More importantly, after World War II the first case of ethnic cleansing took place in the Punjab. Therefore it bore the brunt of the partition violence. Thus at the end of the 1947 all traces of a Muslim presence in the Indian East Punjab were wiped out, except for some Muslims remaining in the  tiny princely state of Malerkotla (total population 88,000).  In the Pakistani West Punjab, Hindus and Sikhs became conspicuous by their absence.”

Punjab - Birthplace of Sikhism

The 2011 India Census found that the religious make up of Punjab is Sikh: 57.69%, Hindu: 38.49%, Muslim: 1.93% and Christian: 1.26%. 
Sikhism is “a monotheistic religion combining elements from Hinduism and Islam, founded in the late 15c by Guru Nanak in the Punjab area of North India”.    So Punjab is the  birthplace of Sikhism and the only state with a Sikh majority. 

 Sikh men are easily recognized as they wear turbans cover their hair which their religion forbids them from cutting. Like Christians, Sikhs often feel out of place in Hindu majority India. 

Golden Temple, Amritsar
In the 1980’s a militant Sikh group agitated for a separate Sikh nation.  These extremists took over the holiest worship center of Sikhism, the Golden Temple in Amritsar.  This led to a confrontation with the India army in which all the rebels in the temple were killed as well as 100 Indian troops.  Shortly thereafter Prime Minister, India Gandhi was assassinated by two of her Sikh guards.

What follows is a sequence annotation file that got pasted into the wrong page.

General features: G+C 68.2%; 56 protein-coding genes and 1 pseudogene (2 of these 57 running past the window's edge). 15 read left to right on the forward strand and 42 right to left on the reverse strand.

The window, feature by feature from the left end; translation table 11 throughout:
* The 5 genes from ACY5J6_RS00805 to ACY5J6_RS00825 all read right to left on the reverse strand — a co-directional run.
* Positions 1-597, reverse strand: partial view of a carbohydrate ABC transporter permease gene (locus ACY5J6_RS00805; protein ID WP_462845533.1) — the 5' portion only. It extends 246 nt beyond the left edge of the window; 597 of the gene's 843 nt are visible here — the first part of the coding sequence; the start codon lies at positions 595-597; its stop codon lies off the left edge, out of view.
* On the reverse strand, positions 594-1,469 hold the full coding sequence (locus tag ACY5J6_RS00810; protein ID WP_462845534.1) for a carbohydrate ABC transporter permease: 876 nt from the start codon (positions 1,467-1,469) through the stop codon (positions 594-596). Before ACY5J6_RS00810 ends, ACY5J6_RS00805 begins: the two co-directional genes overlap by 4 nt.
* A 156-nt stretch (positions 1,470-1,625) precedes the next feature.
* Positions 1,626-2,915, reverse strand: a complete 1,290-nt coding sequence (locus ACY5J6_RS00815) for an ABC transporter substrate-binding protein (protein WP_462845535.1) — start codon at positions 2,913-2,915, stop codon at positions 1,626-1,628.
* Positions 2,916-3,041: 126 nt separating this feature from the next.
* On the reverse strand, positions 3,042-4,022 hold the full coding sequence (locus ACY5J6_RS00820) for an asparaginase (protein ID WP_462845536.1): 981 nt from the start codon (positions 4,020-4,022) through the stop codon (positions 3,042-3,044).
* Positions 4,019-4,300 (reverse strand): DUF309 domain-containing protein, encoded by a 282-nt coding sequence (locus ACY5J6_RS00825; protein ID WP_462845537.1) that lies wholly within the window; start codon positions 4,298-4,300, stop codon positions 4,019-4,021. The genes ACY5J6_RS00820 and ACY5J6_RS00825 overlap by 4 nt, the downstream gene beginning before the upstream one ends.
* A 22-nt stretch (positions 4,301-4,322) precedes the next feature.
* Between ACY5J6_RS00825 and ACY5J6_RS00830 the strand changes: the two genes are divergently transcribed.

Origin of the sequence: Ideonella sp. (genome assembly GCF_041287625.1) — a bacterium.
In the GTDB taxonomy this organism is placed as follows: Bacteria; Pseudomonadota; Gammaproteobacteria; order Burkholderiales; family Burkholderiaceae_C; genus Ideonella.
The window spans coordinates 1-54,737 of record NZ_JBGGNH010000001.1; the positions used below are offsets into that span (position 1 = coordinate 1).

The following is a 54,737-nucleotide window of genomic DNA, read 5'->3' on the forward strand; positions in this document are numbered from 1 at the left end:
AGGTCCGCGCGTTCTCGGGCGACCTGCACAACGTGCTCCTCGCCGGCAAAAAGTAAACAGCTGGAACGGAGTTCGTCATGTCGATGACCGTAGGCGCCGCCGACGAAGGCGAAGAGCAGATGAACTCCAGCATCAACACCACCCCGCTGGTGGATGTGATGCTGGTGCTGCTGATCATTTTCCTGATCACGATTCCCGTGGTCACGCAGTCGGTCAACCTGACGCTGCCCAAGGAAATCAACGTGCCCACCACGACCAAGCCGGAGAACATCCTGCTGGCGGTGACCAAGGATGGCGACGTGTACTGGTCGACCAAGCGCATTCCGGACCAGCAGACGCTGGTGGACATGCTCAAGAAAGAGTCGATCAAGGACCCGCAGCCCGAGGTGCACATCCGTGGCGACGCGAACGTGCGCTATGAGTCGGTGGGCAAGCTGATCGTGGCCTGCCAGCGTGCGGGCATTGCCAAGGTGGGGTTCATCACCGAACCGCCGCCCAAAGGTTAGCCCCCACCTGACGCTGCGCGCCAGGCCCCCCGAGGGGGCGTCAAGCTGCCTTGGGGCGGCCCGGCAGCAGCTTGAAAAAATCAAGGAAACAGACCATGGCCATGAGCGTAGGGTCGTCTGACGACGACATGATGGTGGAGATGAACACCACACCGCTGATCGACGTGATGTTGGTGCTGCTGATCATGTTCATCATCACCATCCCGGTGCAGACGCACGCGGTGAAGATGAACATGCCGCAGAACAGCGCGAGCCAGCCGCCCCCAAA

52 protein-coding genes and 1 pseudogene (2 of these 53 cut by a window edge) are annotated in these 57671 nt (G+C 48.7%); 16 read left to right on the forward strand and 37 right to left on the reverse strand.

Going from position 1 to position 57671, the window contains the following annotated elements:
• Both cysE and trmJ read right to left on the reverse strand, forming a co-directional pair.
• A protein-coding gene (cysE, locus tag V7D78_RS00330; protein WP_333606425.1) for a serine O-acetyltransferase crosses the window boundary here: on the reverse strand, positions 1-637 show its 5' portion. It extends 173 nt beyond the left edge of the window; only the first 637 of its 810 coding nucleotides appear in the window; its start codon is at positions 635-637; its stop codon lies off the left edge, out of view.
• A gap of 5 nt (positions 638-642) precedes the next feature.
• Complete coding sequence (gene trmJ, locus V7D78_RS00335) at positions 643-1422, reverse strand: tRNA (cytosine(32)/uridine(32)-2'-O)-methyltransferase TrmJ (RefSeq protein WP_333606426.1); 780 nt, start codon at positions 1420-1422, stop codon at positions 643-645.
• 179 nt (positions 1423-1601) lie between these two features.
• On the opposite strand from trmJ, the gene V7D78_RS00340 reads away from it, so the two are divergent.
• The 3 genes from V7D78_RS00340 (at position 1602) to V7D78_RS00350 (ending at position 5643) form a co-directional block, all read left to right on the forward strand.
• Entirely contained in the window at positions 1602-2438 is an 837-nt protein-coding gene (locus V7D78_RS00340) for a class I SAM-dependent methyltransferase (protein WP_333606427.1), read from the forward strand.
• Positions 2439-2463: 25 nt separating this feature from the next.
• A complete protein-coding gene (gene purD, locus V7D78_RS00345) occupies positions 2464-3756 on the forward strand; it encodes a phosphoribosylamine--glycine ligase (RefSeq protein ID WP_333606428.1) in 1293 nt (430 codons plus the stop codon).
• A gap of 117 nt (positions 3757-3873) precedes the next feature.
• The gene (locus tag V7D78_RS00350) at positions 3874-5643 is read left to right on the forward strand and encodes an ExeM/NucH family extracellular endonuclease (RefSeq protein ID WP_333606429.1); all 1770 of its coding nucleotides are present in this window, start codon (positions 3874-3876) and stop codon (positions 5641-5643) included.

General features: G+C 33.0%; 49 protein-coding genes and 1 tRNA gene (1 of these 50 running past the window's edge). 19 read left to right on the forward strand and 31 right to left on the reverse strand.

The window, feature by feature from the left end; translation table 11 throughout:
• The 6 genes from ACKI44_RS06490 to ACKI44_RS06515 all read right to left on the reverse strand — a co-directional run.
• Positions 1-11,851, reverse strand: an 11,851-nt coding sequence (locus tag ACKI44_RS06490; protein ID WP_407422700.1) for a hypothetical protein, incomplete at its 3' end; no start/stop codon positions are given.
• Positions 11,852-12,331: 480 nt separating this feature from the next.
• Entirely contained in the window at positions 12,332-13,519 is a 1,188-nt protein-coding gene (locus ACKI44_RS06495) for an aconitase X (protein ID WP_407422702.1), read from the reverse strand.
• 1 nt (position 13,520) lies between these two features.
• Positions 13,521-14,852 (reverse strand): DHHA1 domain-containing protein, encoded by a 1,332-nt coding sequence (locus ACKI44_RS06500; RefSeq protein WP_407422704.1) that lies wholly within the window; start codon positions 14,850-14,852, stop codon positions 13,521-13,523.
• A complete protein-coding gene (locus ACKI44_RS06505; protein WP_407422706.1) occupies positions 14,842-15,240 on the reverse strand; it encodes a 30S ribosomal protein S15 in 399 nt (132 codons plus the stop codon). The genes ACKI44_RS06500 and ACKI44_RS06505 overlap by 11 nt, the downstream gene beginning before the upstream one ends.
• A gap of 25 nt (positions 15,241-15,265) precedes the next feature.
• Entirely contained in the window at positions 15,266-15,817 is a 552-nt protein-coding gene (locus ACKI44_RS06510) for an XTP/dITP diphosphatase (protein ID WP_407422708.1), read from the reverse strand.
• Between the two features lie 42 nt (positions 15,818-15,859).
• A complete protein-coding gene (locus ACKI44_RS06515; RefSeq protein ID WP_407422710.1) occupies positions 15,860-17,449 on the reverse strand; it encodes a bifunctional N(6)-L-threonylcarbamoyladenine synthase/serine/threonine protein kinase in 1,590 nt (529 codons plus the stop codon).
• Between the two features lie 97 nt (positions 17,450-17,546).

Pray for Kerusomen Training Mission in May


Kerusomen Ministries Baptism in Punjab
So you can see, Punjab is difficult mission field.  On the border with a hostile neighbor and in the midst of people with a tradition of tension between the various religious groups, the 4 Kerusomen pastors and 1 coordinator in Punjab need our prayers.

In May, Saha and Anju are going Punjab to train and encourage the believers and new workers there. Please pray as they hope to baptize many of the new believers.

For any believers who grew up in Hindu, Muslim, or Sikh families, being baptized could be seen as a betrayal and lead to persecution Because the Punjabis are currently open to the good news of Jesus Christ, in June, Kerusomen hopes to train 5 more church planters who will also be sent to Punjab.

By: Leecy Barnett, Author
      Librarian, Lynn University

Help Kerusomen Provide Learning Tools for Pastors & New Believers in India 

Click Book to go to Amazon
Get a fantastic tool to use in your own ministry to new believers and help print the Indian translation of Leecy's book for our training initiative in India, at the same time.

Geared to believers with no previous bible knowledge, this study is invaluable for your one-on-one mentoring of new believers or if you are a growth group leader.

100% of the profits from sales of this book help print the Indian translation of "Everything New".

We thank Leecy for her generous partnership with Kerusomen.

 "I wrote this book to ground new believers in their faith. Kerusomen uses it in India to train pastors and new believers. You can purchase the American version (just slightly different than the Indian one) from Amazon. All profits from the American version will go towards the printing cost of the Indian version."  Leecy Barnett